“I tell my piano the things I used to tell you.”
Wake is such a perfect word for the moment. Wake: a watch, a vigil, after something has died. Wake: a trail of disturbed water left by some unstoppable craft. Wake: the aftermath. Wake: to stir, to be roused from sleep.
In the wake of all of this, I’ve been trying to stay away from Twitter, trying to visit the bliss station, trying to be alone with my thoughts. But my curse is that I can’t seem to have thoughts without speaking them. I need to speak to think and to know what I’m thinking. This can be potentially disastrous in public, and in private, it puts an undue burden on my loved ones, because conversation is like the mood slime in Ghostbusters: to speak thoughts is to transfer thoughts, and the listener, no matter what, always absorbs something. (Why else are shrinks so expensive?) My wife and I try to save our conversation for the open air on our morning walks, the idea being that most of any bad energy we release will be carried away by the wind. But it doesn’t always work out that way. And, for both of us, as much as we want to stay light, to be the light or reflect it, our thoughts have, not inappropriately, gotten darker in the past months.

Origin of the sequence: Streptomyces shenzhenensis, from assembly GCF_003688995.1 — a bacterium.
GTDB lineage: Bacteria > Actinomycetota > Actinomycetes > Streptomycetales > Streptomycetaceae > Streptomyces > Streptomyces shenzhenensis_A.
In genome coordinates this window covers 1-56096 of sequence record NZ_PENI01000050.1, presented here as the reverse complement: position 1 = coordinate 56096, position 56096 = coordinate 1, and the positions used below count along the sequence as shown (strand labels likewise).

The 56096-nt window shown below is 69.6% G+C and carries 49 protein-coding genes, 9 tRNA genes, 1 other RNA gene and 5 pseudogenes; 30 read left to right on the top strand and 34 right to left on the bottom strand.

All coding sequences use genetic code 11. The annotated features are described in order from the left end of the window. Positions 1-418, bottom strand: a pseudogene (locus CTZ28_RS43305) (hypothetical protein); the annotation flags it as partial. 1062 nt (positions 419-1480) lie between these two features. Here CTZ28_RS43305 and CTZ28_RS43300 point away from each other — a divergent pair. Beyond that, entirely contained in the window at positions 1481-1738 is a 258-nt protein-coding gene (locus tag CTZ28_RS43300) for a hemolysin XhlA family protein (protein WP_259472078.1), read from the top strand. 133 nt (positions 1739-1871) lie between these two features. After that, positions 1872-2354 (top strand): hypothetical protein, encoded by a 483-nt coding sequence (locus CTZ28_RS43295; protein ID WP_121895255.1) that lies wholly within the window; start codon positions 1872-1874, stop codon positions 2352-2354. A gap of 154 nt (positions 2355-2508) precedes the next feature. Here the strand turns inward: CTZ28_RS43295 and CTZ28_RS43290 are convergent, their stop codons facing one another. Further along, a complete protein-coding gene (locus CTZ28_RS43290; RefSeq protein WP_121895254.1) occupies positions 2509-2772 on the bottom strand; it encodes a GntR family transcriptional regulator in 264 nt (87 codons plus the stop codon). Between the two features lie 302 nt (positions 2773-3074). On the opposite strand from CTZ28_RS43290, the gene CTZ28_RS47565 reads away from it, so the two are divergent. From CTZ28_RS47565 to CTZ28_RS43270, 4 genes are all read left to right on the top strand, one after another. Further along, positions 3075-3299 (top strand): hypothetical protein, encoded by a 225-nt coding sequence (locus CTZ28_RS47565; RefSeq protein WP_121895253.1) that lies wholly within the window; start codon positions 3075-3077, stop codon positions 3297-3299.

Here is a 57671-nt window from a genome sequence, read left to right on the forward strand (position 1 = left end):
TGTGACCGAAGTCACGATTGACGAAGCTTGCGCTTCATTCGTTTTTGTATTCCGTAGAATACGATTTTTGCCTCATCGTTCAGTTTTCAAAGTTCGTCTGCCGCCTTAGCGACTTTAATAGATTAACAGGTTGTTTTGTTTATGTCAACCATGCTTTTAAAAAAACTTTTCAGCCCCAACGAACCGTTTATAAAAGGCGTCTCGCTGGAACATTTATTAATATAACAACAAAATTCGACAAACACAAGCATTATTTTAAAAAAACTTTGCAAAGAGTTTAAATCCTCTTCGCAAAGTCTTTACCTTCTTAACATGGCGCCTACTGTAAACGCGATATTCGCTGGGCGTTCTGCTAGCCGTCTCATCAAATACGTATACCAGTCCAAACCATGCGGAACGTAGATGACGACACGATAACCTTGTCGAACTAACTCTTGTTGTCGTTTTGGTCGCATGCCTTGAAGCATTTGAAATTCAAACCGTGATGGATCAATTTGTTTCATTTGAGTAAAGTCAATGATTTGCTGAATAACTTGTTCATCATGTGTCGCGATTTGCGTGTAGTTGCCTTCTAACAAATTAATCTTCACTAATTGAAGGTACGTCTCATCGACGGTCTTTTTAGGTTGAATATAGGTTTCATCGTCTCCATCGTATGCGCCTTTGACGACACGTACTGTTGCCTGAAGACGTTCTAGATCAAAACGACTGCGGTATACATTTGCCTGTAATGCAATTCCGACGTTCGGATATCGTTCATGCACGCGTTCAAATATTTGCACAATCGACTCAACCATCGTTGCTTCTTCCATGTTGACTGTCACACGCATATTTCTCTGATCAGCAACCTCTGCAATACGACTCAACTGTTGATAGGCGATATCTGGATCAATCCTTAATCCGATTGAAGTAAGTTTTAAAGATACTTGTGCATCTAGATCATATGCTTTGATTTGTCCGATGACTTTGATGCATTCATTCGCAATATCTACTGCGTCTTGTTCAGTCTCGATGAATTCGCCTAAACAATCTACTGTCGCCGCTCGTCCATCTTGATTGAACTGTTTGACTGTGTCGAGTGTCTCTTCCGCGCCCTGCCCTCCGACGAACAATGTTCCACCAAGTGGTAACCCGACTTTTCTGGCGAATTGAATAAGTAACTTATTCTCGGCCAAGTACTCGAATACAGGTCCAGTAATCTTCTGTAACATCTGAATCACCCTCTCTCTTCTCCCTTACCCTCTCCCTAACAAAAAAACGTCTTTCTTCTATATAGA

So I’ve been spending more and more time in the pages of my notebook. Talking in black ink. Letting the pages absorb any poison. Scratching out thoughts if I can’t stand to look at them. Underlining the thoughts I want to save, to share, maybe even, God forbid, tweet.
It’s a simple idea that I said over and over on the journal tour: a notebook is a good place to have bad ideas. It’s also a safe space to share your secrets. To think the unthinkable. To say the unsayable…
If you’re struggling, too, consider getting a paper notebook. (I’m happy to sell you mine, but any cheap drugstore one will do.) Spend some time with it every day. Fill it with your bad thoughts, your bad ideas. Tell it all the things you shouldn’t tell Twitter. It won’t judge you, troll you, or talk back to you. It won’t spy on you, ping you, or notify you. When you’re done with it, you can burn it for heat, or you can save it for your children, so they know what it was like.
(A page from The Steal Like An Artist Journal. Perhaps I should’ve added “jailed” or “deported.”)